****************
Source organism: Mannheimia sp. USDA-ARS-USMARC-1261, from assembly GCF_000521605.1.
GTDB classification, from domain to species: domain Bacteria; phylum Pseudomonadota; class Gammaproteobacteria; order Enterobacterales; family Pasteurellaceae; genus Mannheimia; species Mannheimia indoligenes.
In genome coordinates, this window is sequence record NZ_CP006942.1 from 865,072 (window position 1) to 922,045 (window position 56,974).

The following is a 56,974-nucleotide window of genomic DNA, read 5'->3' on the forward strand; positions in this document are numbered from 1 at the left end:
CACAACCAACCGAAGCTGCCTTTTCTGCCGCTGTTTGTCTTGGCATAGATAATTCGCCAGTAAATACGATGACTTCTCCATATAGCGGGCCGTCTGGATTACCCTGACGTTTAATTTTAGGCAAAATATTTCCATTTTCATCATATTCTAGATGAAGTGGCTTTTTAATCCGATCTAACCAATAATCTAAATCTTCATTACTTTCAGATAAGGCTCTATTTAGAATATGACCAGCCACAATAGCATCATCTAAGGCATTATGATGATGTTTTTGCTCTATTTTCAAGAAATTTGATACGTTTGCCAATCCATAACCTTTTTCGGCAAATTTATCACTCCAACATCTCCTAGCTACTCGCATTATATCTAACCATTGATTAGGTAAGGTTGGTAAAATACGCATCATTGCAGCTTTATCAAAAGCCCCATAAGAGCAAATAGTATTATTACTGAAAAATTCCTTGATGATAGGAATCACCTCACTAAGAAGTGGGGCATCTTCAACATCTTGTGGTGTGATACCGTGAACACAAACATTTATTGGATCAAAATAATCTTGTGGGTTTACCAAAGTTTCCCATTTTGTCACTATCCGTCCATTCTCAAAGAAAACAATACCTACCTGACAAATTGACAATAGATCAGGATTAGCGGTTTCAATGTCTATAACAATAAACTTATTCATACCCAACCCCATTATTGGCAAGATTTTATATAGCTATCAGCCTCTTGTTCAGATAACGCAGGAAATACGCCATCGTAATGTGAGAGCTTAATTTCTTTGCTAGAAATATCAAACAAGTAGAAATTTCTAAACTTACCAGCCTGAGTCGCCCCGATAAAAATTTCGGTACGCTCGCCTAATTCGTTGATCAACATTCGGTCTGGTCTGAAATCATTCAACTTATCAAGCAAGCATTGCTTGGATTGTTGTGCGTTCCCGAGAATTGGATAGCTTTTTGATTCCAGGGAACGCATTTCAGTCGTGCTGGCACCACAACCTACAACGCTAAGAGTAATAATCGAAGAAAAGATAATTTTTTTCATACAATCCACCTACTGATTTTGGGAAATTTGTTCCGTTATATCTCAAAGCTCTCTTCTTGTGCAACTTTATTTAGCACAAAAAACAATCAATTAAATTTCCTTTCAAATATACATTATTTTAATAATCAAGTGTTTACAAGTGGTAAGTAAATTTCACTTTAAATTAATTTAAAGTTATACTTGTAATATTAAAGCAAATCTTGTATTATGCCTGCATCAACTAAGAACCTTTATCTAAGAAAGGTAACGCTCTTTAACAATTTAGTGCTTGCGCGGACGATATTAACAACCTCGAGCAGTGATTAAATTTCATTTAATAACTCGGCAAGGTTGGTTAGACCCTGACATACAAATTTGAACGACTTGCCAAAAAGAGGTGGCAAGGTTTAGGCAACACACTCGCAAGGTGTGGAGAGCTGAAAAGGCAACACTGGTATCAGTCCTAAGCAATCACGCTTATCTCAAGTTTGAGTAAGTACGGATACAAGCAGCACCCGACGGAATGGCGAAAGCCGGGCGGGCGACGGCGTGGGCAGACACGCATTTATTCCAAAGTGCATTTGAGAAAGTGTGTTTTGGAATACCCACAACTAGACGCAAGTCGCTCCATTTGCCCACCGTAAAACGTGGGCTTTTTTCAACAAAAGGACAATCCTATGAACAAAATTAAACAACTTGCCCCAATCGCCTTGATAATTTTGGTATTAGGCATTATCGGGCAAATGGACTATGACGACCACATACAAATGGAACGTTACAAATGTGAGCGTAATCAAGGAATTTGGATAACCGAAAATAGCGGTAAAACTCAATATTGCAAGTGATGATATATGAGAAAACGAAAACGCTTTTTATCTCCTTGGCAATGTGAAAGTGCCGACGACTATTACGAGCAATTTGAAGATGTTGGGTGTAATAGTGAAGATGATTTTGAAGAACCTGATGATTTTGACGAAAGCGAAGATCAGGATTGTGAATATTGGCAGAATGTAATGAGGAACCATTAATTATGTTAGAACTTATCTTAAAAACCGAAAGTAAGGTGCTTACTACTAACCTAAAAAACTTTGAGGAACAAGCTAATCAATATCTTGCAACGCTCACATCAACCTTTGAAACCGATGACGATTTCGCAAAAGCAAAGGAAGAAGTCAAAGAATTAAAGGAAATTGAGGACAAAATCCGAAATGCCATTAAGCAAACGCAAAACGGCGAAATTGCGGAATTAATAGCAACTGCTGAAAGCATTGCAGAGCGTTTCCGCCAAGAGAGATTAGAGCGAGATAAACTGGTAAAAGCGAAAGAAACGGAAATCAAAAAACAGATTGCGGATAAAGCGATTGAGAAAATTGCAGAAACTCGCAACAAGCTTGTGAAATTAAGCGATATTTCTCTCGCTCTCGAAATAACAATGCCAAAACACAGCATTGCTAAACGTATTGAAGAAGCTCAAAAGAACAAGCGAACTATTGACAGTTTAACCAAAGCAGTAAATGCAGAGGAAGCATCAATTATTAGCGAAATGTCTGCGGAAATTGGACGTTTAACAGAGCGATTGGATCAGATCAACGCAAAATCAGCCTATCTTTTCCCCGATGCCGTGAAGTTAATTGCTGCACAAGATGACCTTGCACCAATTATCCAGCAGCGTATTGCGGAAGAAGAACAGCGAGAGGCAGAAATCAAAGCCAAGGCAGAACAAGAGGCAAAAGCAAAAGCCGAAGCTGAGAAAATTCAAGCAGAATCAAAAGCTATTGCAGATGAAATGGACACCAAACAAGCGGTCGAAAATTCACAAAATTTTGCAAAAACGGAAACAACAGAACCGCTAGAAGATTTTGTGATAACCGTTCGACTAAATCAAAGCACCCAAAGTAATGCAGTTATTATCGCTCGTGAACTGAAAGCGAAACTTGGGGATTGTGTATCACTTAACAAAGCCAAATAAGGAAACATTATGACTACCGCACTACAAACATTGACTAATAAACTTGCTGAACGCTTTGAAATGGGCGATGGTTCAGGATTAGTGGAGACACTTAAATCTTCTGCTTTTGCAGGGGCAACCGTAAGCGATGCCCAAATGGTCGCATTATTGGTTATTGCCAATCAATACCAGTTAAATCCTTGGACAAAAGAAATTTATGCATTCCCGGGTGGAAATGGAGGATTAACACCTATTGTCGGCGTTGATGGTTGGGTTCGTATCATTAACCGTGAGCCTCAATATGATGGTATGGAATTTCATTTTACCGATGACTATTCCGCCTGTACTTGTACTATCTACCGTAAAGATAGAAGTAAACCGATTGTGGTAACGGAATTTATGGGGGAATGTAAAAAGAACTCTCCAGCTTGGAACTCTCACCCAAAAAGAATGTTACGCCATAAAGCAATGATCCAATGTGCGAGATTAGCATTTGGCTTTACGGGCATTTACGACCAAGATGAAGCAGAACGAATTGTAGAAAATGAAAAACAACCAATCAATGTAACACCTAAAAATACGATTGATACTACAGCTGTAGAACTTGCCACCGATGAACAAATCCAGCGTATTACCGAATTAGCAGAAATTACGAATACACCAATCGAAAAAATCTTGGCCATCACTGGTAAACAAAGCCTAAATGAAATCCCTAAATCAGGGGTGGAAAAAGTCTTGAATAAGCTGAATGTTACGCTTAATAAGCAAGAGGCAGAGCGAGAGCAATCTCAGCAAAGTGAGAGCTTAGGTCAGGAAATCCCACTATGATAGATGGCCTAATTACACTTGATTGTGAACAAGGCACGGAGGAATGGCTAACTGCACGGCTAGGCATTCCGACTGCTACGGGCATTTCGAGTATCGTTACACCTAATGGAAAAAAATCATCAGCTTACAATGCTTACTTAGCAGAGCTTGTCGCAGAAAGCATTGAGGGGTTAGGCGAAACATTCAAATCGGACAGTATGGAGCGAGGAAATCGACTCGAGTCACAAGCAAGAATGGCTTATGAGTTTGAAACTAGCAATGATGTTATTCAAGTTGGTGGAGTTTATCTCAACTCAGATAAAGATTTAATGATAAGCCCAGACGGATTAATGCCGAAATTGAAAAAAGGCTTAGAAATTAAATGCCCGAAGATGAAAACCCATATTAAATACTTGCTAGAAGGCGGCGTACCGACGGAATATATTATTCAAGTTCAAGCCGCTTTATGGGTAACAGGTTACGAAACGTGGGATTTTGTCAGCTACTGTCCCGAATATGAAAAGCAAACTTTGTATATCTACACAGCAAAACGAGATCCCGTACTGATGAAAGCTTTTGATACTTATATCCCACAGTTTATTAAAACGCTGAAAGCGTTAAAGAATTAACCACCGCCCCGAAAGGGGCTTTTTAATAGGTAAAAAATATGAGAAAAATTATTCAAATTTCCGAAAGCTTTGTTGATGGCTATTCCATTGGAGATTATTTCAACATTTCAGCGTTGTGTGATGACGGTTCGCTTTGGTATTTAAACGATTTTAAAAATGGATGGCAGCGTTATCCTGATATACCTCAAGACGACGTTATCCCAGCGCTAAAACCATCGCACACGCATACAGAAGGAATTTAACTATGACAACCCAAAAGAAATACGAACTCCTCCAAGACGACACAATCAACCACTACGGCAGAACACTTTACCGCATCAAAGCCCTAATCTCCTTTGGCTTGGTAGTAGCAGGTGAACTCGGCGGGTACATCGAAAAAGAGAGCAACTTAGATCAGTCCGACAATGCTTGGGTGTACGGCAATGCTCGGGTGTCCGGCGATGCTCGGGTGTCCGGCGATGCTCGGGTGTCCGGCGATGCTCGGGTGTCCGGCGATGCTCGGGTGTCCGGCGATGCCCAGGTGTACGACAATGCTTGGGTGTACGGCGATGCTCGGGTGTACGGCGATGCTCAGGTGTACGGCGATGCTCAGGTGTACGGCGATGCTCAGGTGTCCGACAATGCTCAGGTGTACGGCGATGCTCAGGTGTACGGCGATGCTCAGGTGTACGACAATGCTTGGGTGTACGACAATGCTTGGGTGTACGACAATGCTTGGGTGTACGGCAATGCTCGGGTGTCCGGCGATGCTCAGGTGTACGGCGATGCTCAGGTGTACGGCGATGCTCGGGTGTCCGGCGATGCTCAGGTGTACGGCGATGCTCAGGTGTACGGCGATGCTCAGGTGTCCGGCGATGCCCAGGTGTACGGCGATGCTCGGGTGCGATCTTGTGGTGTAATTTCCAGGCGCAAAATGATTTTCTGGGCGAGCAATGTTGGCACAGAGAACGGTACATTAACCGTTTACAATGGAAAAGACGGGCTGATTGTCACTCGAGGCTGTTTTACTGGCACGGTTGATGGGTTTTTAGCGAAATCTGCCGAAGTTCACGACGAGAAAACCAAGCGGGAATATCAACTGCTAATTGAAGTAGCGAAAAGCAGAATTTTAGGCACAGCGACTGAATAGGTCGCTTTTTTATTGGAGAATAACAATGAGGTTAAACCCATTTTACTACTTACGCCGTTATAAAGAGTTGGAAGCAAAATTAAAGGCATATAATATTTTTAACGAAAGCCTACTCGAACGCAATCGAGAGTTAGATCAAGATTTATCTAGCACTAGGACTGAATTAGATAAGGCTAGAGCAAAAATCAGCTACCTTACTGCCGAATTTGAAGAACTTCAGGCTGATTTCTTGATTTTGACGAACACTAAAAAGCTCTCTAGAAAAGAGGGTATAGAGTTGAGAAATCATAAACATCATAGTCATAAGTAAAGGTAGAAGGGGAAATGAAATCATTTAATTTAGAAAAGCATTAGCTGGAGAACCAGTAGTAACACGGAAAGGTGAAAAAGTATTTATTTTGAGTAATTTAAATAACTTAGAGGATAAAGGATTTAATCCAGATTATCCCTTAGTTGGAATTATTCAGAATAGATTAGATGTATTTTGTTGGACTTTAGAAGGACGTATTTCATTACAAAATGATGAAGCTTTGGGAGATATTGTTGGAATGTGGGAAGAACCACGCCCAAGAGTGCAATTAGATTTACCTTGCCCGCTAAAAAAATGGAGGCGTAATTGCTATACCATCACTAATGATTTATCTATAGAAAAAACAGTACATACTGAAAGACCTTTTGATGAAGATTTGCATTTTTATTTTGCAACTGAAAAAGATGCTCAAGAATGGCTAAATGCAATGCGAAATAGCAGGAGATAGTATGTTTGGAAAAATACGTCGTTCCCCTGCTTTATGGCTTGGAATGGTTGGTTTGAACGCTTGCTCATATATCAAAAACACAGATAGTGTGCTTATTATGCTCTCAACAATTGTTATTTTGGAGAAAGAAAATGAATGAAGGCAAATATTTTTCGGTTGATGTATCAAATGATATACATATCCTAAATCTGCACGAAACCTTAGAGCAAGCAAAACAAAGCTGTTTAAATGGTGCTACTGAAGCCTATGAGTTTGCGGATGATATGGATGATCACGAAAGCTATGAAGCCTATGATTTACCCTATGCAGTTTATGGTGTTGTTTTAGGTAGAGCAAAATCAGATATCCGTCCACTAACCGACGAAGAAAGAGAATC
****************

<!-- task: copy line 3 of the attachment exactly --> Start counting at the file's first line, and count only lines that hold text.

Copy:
In genome coordinates, this window is sequence record NZ_CP006942.1 from 865,072 (window position 1) to 922,045 (window position 56,974).